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Migrating-remitting-‘building’-dwelling: house-making as‘proxy’ presence inpostsocialist Albania
 jrai_1652 761..777
D
imitris
D
alakoglou
University of Sussex 
This article examines the material culture of migration, focusing on migrants’ house-making projectsin their countries of birth. In particular, it examines the houses built or refurbished by Albanians intheir home-country, which is no longer their place of permanent residence. This is a widespreadphenomenon in Albania, but it is also a frequently appearing practice amongst other internationalmigrants. Why do migrants living outside their home-countries build houses there even though theydo not plan to return? I seek to answer this question in the case of Albania by focusing empiricallyon the process of constructing these houses, rather than merely on the material entity of the houseas such. I propose that such ‘house-making’ by Albanian migrants is not only a simplehouse-building process; it also ensures a constant dwelling and dynamic ‘proxy’ presence for migrants in their community of origin. These ethnographic observations have further significance for the anthropological study of both houses and international migration.
What do you carry with you back home?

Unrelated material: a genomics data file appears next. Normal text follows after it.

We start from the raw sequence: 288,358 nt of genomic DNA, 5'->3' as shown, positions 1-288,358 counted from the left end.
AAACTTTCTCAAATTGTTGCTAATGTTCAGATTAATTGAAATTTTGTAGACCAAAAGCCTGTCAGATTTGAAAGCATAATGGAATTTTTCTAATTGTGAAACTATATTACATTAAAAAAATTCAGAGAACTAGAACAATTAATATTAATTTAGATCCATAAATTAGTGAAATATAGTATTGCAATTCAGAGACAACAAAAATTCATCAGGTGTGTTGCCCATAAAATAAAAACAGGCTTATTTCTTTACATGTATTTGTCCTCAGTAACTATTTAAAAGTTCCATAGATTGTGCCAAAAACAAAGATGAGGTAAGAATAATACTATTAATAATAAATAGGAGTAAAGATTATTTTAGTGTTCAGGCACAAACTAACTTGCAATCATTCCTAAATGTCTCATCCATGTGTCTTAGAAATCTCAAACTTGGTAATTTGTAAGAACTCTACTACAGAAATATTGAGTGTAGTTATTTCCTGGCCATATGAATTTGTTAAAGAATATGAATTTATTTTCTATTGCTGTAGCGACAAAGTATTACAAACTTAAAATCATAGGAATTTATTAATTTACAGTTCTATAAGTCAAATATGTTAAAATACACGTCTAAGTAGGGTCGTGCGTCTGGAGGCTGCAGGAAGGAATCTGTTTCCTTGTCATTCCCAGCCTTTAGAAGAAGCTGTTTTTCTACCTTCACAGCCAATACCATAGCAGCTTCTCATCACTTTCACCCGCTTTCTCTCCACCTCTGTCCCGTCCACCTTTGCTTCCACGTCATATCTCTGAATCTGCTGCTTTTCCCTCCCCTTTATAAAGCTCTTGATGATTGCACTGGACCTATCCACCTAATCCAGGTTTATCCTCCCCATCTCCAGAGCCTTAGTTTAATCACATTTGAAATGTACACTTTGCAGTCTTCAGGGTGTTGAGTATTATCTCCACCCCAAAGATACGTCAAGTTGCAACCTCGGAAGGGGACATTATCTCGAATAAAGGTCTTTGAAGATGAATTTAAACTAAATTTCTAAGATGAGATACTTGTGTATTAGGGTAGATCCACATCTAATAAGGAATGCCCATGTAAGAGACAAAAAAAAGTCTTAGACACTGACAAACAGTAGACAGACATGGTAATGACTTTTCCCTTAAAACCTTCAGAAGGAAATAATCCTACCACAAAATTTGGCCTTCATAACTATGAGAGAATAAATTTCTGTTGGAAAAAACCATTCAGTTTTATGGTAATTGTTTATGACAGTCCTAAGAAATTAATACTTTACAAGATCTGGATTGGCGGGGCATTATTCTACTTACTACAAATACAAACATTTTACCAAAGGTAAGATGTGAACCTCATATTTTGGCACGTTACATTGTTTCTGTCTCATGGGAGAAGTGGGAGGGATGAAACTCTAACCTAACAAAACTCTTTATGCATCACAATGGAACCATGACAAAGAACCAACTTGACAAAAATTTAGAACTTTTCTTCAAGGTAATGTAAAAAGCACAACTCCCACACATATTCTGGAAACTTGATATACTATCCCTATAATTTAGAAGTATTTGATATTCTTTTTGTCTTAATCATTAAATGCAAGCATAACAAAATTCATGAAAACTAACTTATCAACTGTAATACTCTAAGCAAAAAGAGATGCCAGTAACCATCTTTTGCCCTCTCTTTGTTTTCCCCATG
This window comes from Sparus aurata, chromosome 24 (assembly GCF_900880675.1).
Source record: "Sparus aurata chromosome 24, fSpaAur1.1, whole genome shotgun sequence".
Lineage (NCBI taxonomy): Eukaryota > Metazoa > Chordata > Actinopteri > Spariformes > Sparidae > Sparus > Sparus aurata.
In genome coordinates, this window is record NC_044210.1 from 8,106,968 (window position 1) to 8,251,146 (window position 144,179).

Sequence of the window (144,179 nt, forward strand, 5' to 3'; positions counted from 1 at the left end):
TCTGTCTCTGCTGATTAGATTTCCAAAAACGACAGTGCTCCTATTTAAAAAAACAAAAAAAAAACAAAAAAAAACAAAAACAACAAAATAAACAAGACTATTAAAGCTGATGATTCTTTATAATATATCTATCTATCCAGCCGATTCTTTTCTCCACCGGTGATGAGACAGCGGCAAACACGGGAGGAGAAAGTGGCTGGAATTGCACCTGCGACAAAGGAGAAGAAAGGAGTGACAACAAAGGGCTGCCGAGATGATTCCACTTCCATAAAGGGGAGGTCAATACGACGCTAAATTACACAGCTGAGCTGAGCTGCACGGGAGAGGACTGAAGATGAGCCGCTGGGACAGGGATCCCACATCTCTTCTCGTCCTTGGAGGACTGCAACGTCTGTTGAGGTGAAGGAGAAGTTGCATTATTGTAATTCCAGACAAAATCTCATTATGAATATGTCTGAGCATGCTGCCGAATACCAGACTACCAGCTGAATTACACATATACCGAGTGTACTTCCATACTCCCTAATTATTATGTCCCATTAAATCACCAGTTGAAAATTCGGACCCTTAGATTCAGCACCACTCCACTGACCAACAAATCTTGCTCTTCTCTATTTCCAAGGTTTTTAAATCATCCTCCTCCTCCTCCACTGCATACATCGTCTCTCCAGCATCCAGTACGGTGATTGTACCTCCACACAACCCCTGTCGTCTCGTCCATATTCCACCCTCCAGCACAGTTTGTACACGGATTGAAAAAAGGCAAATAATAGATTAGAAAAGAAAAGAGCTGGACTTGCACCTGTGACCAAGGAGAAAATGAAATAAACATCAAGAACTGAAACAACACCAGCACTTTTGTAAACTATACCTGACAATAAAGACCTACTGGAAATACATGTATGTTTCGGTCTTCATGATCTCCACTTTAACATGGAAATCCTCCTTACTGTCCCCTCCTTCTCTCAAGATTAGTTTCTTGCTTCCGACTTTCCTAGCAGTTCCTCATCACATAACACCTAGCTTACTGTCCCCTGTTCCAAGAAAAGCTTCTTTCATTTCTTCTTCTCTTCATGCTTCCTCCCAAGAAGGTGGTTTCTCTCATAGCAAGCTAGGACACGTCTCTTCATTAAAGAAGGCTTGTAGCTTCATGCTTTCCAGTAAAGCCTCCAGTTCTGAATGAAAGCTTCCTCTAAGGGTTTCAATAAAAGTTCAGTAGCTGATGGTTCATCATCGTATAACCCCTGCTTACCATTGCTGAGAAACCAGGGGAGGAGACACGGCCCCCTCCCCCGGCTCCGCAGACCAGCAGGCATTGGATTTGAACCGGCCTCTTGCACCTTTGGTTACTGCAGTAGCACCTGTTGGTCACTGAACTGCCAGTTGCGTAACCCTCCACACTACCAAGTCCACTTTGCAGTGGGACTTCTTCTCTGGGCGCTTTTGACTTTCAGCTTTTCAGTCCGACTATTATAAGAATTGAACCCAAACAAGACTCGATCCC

During my pilot research in Athens, in
2005
, I often met Albanian migrants livingpermanently in Greece who displayed the photo-albums of their new houses inAlbaniaalongside the photo-albums of their children. More strikingly, when I first met Maren-glen, a key informant of mine, in Athens, during our discussion about his house in hishome-country he showed me his land-line in the Albanian Telephone Directory, thencalled his ‘uninhabited’ house there and offered me the telephone so that I could hearthe constant ring-tone.DuringthesamepilotresearchaquestionIcommonlyaskedmyinformantsreferredto what they carried with them during their temporary return trips to Albania. Oneanswer I frequently received was: ‘things for me’ (
 gjera per mua, per veten
or
gjera per veten time
,or
pragmata gia mena
or
dika mou pragmata
1
).These things were items suchas clothes or cosmetics. However, such items were stored somewhere, usually in ahouse. So unsurprisingly another answer I often received was ‘things for the house’
2
(
 gjera per shtepine
or
pragmata gia to spiti
).At the time,I perceived these‘things for thehouse’ as being ordinary household and decorative items, or construction materials.However, during my main fieldwork in Albania (
2005
-
6